Appropriately enough for a guy who talks to himself for a living, Jeff Dunham is a little complicated. On the one hand, the Dallas-born ventriloquist is the most popular comedian in America. His DVDs have sold six million copies. His YouTube clips have been viewed half a billion times. Forbes recently declared him the highest-paid comic in the country, with an estimated annual income of $22.5 million. On the other hand, for every fan who loves Dunham, there’s someone else who really does not. Critics have branded him a racist, a sexist, and a homophobe. His most popular character, a bug-eyed skeleton named Achmed the Dead Terrorist, has been denounced as an example of “outstanding Islamophobia.”

One person whose take on Jeff Dunham has rarely been heard is Jeff Dunham. In interviews, he has long been reluctant to scrutinize his own work. So one approaches his memoir, All By My Selves: Walter, Peanut, Achmed, and Me (Dutton, $25.95), with curiosity, if mild skepticism. The book obligingly traces Dunham’s rise with earnest anecdotes about his childhood, career, and family. But given the opportunity to grapple with his critics, Dunham does so only glancingly. By turns reflective and self-serving, he comes off as a basically decent guy with a deeply cynical act.

Texas comedians tend to fall into one of two groups: button-pushing provocateurs (Bill Hicks, Jamie Foxx) and plain-talking good ol’ boys (Blue Collar Comedy Tour vets Bill Engvall and Ron White). Dunham is a bit of both. Everything about him is slightly old-fashioned, from his retro-vaudeville routine to his Boy Scout charm. A Baylor alum, he grew up in Richardson, the son of a real estate appraiser and a housewife, with all the trappings of a seventies Texas boyhood: rooting for Staubach and the Cowboys, working a summer job at Six Flags, going to Luby’s every Sunday after church. In keeping with his straight-laced upbringing, Dunham plays it safe in the part of his act where he performs without dummies, telling jokes about airport security and his dog. The dummies, meanwhile, seem similarly nonthreatening. There’s Peanut, a fuzzy purple ape thing; Walter, a wizened old grump; and José Jalapeño on a Stick, a, um, jalapeño on a stick. They’re a cute, harmless-looking bunch—until they open their mouths.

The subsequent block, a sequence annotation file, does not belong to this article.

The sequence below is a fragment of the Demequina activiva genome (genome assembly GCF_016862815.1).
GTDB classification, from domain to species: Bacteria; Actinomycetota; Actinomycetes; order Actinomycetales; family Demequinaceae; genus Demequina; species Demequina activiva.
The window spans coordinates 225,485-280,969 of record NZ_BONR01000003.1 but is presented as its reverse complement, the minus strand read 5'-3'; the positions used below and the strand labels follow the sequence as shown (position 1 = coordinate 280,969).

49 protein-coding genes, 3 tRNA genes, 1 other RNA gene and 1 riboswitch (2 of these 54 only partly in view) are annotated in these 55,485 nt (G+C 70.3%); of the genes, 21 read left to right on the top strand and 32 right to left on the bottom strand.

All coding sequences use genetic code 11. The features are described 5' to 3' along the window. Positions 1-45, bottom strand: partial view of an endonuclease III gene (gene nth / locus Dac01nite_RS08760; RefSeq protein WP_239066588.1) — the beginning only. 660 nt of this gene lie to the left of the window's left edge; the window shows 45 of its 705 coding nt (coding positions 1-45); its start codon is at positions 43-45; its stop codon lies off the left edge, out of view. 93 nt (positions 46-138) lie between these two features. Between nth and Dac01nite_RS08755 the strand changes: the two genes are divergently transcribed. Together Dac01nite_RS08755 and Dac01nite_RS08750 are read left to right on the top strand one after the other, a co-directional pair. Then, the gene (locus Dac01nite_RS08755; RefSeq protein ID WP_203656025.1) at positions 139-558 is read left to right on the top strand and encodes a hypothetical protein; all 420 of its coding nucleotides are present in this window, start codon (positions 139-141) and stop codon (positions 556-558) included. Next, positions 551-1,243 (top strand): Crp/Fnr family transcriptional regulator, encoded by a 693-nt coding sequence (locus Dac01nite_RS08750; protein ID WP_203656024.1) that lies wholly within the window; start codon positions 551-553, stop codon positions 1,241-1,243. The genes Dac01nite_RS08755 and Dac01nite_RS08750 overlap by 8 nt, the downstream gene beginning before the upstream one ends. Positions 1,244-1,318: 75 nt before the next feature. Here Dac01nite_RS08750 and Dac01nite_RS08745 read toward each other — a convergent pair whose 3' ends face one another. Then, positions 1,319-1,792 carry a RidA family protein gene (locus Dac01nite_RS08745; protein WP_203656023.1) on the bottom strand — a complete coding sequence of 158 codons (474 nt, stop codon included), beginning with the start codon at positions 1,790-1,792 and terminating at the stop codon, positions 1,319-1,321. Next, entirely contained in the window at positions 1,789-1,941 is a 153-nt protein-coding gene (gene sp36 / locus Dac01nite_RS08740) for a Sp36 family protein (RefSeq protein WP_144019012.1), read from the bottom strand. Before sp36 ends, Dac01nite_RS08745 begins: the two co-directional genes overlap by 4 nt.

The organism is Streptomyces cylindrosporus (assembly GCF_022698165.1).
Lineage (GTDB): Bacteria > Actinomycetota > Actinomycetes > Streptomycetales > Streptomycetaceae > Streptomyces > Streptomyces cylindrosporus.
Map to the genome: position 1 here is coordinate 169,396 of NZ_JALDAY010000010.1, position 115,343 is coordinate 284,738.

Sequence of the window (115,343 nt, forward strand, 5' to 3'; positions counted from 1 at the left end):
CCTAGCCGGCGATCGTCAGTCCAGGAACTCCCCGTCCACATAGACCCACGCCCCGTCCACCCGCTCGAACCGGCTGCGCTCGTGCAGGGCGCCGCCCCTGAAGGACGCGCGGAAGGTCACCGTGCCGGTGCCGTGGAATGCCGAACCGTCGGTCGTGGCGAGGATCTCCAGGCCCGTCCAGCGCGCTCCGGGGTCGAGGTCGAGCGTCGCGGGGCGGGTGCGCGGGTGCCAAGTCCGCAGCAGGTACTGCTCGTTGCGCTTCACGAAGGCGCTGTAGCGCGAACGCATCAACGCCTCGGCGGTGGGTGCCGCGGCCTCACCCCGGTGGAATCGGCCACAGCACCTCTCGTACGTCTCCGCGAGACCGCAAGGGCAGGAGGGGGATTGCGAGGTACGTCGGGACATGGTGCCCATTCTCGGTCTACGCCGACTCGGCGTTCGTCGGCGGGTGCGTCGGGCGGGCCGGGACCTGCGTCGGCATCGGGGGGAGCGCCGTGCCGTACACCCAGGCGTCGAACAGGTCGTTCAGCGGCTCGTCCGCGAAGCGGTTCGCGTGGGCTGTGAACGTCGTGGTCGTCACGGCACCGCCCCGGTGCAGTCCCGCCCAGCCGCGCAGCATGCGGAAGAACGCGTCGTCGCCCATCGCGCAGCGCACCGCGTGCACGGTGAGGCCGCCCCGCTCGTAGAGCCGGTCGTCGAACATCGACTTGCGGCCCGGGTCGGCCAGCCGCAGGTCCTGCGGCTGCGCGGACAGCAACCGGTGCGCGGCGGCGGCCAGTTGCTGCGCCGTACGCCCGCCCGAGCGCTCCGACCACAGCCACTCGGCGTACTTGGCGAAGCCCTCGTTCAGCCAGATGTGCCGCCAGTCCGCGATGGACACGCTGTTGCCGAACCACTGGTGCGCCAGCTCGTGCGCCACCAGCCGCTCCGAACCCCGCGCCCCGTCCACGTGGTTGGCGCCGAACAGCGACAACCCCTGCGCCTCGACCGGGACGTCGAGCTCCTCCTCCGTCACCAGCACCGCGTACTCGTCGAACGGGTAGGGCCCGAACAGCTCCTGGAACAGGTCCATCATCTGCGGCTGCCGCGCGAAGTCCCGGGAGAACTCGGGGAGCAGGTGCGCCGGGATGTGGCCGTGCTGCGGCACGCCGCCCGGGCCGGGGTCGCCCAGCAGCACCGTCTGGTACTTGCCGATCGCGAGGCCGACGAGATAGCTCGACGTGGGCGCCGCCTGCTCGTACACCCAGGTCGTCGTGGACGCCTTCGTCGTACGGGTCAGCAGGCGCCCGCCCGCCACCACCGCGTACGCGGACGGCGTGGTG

Humor, it’s often said, is based on incongruity—the gap between what’s expected and what really occurs (think of the semantic left turn of “Take my wife . . . please”). In Dunham’s comedy, this disconnect comes from cartoonish puppets saying obnoxious things: Black people are drug fiends, Mexicans are lazy, Jews are cheap, gays speak with a lisp. In All By My Selves, Dunham claims to make comedy for “Middle America, all the normal folks out there.” Just don’t think too much about his definition of “normal.”

A charitable observer might chalk these stereotypes up to simple ignorance. In one of the book’s more embarrassing passages, Dunham recounts the creation of a particularly fraught dummy, a jive-talking black pimp named Sweet Daddy Dee. First, he writes, he “got on the Internet and found some black guys whose faces I really liked”—a sentence that encapsulates a particularly twenty-first-century form of cluelessness (couldn’t he at least have gone to the mall?). Later, when it comes time to flesh out Sweet Daddy as a character, Dunham starts by enlisting the help of some actual black people but ultimately decides he’s better off watching Snoop Dogg DVDs and browsing “urban” dictionaries online. Racist? Not exactly. Oblivious? Fo’ shizzle.

Other times, Dunham seems to know better. Onstage he plays the role of straight man, delivering not-quite-convincing rebukes to his dummies’ outbursts. Take this typical exchange, between Dunham and Walter: